Sybil Seitzinger: B.C. moves the dial on climate action

Renewable Energy

The Oshawa’s General Motors car assembly plant in Oshawa.


Climate change is not tomorrow’s reality because it is here today. Extreme weather is becoming the new normal — take your pick from recent events: this summer’s record wildfires in B.C. and California, last month’s one-in-100-year rainfall in Sydney, or the unprecedented bushfires currently burning in neighbouring Queensland, to name a few.

Clearly, we need to prepare for these physical changes that climate change brings, and as other recent events show, we also need to adapt to economic impacts.

An example is the 2,500-strong workforce of General Motors in Oshawa, facing closure of their gasoline car assembly plant. The widespread reaction to GM’s decision has been shock, but maybe it shouldn’t have been. Last year, the automotive giant announced a shift toward a zero-emissions future, following in the tread of many other manufacturers, some of whom are electrifying their entire fleets by 2020. Auto companies are adapting their business model because the writing is on the wall.

Six countries in Europe and India have announced dates to ban the sale of new gas and diesel cars. In its CleanBC climate-change plan last week, the provincial government has also committed to phasing in 100 per cent clean-energy models for all new vehicle sales by 2040. Crucially, the plan also commits to expanding electric vehicle technician training and clean vehicle development programs.

The B.C. plan, if fully implemented, would significantly reduce emissions across the transportation, buildings and industrial sectors. The measures are specific and therefore actionable, with new requirements to boost clean electricity supply, create net-zero energy buildings, reduce personal carbon footprints and support carbon-capture and storage technology.

Some of the plan’s measures won’t be plain sailing. For example, increasing the low-carbon fuel standard to 20 per cent and boosting the renewable portion in residential and industrial natural gas consumption accounts for a third of the plan’s emissions reductions. But doing this will require development of commercial-scale processing capacity, itself running on clean energy and sourcing of supply. It’s a shortfall that’s occurring on a global scale, with switching to renewable fuels being the holy grail of many climate plans.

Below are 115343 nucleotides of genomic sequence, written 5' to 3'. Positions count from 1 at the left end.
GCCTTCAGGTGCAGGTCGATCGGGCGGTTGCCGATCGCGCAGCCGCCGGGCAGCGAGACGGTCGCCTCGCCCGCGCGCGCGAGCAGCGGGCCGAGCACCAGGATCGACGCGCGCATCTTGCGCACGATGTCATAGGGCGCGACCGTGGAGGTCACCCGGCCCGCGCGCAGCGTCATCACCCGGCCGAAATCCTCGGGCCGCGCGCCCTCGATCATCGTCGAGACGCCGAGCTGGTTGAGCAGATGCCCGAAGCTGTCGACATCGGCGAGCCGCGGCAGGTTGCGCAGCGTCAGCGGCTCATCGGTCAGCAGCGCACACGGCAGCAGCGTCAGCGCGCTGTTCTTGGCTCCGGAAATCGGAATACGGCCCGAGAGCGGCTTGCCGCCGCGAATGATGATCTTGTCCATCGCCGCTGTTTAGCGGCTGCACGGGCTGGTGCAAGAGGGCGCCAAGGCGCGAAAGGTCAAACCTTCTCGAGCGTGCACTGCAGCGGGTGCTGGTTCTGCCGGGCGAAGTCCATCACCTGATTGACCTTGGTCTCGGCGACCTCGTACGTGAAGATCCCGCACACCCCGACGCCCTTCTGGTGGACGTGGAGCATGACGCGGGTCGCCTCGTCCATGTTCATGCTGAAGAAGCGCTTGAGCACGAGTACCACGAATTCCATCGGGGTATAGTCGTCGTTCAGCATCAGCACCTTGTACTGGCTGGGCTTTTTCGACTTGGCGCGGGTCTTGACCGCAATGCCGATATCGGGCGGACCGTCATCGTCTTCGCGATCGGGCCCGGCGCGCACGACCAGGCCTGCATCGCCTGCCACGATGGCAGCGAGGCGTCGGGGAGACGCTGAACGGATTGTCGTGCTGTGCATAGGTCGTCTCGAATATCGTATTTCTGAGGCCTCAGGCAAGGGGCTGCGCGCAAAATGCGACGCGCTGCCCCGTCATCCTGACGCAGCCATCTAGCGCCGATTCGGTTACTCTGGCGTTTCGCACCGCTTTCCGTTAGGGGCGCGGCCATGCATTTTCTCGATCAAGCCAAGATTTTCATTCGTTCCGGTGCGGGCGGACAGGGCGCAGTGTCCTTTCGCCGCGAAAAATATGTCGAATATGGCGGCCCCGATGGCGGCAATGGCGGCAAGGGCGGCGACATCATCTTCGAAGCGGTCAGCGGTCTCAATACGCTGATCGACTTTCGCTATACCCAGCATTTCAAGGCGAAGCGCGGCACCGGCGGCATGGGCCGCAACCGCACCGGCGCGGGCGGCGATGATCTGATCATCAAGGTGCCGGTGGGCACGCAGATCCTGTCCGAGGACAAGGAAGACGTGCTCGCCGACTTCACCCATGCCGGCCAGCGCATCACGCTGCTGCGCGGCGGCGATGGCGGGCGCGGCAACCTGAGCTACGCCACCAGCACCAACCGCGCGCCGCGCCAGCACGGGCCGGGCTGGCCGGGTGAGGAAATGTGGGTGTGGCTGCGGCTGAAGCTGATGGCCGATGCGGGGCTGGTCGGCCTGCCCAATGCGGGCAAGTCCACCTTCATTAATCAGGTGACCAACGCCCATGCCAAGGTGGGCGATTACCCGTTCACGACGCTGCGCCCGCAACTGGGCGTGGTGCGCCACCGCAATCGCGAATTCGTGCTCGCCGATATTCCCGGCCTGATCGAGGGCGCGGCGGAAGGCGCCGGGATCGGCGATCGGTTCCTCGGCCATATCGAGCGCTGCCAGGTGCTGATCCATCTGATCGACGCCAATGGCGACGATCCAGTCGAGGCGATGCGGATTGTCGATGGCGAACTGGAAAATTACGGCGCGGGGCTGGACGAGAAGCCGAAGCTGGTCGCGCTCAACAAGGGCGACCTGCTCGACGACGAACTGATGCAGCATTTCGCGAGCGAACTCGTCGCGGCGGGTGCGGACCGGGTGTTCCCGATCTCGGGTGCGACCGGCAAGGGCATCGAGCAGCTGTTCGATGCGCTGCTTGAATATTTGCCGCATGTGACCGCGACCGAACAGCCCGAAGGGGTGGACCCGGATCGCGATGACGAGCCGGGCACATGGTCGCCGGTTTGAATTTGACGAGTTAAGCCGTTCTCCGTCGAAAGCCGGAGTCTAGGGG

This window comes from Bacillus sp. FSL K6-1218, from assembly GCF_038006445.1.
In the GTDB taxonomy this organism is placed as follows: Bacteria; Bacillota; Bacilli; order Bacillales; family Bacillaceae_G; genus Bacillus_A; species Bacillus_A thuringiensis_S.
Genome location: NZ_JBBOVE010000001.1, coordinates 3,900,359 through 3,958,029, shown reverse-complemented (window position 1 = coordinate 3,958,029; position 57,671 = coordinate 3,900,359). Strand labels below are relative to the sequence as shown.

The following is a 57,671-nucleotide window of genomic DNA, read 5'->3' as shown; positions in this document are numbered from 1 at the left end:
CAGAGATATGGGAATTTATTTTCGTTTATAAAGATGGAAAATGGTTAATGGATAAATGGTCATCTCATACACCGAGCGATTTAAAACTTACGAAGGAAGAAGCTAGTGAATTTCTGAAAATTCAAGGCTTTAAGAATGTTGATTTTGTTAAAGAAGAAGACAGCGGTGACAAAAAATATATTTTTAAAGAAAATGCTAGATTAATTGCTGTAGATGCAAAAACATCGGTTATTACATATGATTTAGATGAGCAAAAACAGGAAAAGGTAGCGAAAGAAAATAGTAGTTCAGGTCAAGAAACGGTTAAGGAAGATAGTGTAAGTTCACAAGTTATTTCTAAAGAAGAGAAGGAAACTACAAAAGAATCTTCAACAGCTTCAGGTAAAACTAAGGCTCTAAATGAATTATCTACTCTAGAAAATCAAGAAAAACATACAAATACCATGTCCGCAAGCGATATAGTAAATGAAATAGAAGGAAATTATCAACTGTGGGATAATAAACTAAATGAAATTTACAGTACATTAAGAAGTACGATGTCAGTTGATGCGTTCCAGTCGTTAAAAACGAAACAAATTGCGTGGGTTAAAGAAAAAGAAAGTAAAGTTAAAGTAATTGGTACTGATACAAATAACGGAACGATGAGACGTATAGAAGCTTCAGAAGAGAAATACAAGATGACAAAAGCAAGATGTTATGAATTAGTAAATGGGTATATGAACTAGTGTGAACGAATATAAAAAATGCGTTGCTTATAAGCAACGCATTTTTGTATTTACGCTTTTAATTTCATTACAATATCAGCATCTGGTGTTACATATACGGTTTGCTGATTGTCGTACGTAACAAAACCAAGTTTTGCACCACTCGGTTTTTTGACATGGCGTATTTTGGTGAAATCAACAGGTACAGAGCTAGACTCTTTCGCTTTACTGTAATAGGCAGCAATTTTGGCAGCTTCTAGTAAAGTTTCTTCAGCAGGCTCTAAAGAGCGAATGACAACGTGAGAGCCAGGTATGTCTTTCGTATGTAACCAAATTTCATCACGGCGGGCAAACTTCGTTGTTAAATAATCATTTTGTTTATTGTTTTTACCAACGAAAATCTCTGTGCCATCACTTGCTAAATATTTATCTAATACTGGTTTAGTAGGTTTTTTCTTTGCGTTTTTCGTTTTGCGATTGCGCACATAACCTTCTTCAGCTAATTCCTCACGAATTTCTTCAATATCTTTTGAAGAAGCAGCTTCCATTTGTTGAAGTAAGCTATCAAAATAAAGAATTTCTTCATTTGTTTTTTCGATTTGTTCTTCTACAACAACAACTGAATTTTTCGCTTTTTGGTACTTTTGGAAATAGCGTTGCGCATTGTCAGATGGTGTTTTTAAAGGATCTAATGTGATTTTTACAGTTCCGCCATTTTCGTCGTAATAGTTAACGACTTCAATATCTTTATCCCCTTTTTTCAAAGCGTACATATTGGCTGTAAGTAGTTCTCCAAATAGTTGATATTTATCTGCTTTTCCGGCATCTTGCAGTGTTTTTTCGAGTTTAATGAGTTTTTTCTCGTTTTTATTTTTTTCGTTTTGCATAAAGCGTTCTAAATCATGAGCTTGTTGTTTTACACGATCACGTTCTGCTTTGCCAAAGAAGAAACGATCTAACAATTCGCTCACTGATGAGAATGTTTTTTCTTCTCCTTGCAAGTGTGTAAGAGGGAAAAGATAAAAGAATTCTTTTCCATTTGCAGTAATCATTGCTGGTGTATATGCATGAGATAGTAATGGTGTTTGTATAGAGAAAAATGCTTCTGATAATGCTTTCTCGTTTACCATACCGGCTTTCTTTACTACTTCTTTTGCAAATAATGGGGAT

With a commitment to reduce carbon emissions 40 per cent below 2007 levels by 2030, this plan will get B.C. 75 per cent of the way. Details on the remaining 25 per cent are due in 2020.

In the drive to reduce emissions, governments must not lose sight of climate-change adaptation Adaptation is about recognizing that B.C.’s recent smoke-filled summers due to forest fires will re-occur, that health services need to prepare and that tourism will be affected. It’s about food security, knowing that imports from drought-stricken California may not be sustainable and about finding new sources. We also need to create climate-friendly investment products that will free up the capital needed to drive investment in clean technology, and therefore create new types of jobs.

As much as some want to turn the clock back, the future is not coal or gasoline vehicles or even LNG, which has a limited life as a bridging fuel. Renewable energy are expected to be cheaper than fossil fuels by 2020 and low-carbon technology is where global markets will be. B.C. and Canada needs to be ready.

In the words of former U.S. president Abraham Lincoln, the best way to predict the future is to create it. Carbon emissions need to fall rapidly to avoid the most dangerous impacts of climate change. Just as crucially, we need to adapt our communities and economy so Canadians — whether they live in Vancouver or Oshawa — can succeed in a low-carbon world.

Sybil Seitzinger is executive-director of the Pacific Institute for Climate Solution.

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